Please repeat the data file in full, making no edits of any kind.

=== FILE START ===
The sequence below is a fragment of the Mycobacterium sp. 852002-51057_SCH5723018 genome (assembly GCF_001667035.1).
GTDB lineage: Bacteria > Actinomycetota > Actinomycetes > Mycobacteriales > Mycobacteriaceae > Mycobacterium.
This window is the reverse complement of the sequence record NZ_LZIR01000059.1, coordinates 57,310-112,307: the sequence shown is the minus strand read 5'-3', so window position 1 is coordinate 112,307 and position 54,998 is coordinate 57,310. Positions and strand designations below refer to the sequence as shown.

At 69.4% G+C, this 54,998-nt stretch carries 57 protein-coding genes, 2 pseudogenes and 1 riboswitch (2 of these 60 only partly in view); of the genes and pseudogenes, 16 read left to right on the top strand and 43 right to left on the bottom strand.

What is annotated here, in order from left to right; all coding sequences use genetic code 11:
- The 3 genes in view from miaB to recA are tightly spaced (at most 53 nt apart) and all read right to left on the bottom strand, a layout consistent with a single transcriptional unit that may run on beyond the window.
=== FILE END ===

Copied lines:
The sequence below is a fragment of the Mycobacterium sp. 852002-51057_SCH5723018 genome (assembly GCF_001667035.1).
GTDB lineage: Bacteria > Actinomycetota > Actinomycetes > Mycobacteriales > Mycobacteriaceae > Mycobacterium.
This window is the reverse complement of the sequence record NZ_LZIR01000059.1, coordinates 57,310-112,307: the sequence shown is the minus strand read 5'-3', so window position 1 is coordinate 112,307 and position 54,998 is coordinate 57,310. Positions and strand designations below refer to the sequence as shown.

At 69.4% G+C, this 54,998-nt stretch carries 57 protein-coding genes, 2 pseudogenes and 1 riboswitch (2 of these 60 only partly in view); of the genes and pseudogenes, 16 read left to right on the top strand and 43 right to left on the bottom strand.

What is annotated here, in order from left to right; all coding sequences use genetic code 11:
- The 3 genes in view from miaB to recA are tightly spaced (at most 53 nt apart) and all read right to left on the bottom strand, a layout consistent with a single transcriptional unit that may run on beyond the window.